Smart SpendingSmart Spending

How to avoid hitting expensive cars

Take a lesson from China, where luxury cars can cost millions of dollars -- and 60% to 90% of cars are involved in accidents every year

By MSN Money Partner Mar 26, 2012 1:18PM

This post comes from Des Toups at partner


Bus drivers in the Chinese city of Jinghua have been issued a spotter's guide that helps them identify badges on expensive automobiles. The guide features logos and price tags for such marques as Bugatti, Maybach, Ferrari, Bentley, Aston Martin and Lamborghini, CarNewsChina reports.


Image: Insurance adjuster assessing damage to car © Echo/Cultura RF/Getty ImagesThe message to drivers: Don't hit the expensive stuff.


It's a start.


Chinese roads are believed to be the world's deadliest, and its developing insurance system -- which has just invited U.S. companies to enter the fray -- typically covers a driver's liability up to only about $32,000.


That's just enough to cover a well-equipped version of the best-selling Buick Excelle (sold in the U.S. as the Verano). But China's burgeoning capitalist class has taken to supercars in a big way. (Post continues below.)

Life-changing fender-benders

WreckedExotics lovingly recounts every exotic car crash it can, and an astonishing amount of unobtanium is crumpled on the roads of China. The International Bodyshop Industry Symposium estimates that 60% to 90% of all Chinese vehicles are involved in a car accident each year.


If (and when) a bus driver hits a Ferrari, for example, the bus company would be liable for damages over the liability amount, just like in the U.S. But unlike in the U.S., supercars can come with price tags in the millions of dollars.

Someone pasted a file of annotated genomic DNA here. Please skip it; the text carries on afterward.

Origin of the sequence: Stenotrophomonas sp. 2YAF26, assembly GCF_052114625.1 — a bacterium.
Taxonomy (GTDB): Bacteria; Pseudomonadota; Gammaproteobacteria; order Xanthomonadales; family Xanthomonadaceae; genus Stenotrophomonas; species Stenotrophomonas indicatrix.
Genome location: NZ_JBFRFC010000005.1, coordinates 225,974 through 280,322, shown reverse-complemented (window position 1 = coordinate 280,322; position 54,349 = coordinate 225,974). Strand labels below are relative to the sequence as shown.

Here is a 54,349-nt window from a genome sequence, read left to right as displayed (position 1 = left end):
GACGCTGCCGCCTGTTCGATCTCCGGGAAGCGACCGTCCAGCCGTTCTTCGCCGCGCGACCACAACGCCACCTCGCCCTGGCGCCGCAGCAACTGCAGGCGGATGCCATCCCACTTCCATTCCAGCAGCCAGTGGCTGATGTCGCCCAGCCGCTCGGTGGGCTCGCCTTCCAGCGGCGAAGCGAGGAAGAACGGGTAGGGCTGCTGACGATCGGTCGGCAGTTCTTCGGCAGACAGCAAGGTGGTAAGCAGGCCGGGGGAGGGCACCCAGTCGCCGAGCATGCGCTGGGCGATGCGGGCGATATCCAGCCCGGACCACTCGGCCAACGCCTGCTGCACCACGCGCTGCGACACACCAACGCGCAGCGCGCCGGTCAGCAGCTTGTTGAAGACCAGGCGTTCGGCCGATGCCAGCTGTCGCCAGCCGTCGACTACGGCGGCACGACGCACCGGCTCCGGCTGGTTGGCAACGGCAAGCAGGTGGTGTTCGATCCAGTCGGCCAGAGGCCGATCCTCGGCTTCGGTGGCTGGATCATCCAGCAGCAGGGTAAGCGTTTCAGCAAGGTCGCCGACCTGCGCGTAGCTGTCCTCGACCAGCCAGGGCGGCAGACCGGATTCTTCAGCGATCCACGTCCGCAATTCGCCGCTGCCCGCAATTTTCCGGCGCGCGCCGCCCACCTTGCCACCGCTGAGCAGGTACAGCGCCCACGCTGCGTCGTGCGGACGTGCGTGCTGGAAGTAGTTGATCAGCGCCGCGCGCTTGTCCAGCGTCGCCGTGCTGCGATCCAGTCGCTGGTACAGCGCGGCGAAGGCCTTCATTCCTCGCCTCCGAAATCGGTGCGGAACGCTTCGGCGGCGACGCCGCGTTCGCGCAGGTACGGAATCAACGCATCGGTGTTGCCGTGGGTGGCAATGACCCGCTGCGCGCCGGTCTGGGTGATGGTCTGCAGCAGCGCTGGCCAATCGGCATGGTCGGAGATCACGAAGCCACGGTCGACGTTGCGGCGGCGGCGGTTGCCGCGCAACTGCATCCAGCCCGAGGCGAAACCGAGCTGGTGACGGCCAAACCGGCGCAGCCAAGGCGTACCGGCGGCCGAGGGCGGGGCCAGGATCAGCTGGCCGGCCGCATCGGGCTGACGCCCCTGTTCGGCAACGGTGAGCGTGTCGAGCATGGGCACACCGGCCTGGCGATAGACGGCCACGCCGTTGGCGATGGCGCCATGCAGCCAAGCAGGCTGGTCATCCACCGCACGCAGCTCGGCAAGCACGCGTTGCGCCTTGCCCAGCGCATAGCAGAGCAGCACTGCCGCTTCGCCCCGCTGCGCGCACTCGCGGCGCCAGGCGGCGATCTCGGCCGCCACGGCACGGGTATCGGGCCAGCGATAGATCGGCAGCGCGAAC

The website What's on Tianjin recently recounted the woes of a cook offering to sell everything he owns to pay for $1 million in damages to the owner of a Rolls-Royce that he clipped.


Say what you want about American-style car insurance premiums, greedy lawyers and torts law. But at least once the lawyers and other cash-grabbers sniff out that there's no money to be had, they usually leave you alone.


More on and MSN Money:



Copyright © 2014 Microsoft. All rights reserved.

Fundamental company data and historical chart data provided by Morningstar Inc. Real-time index quotes and delayed quotes supplied by Morningstar Inc. Quotes delayed by up to 15 minutes, except where indicated otherwise. Fund summary, fund performance and dividend data provided by Morningstar Inc. Analyst recommendations provided by Zacks Investment Research. StockScouter data provided by Verus Analytics. IPO data provided by Hoover's Inc. Index membership data provided by Morningstar Inc.


Smart Spending brings you the best money-saving tips from MSN Money and the rest of the Web. Join the conversation on Facebook and follow us on Twitter.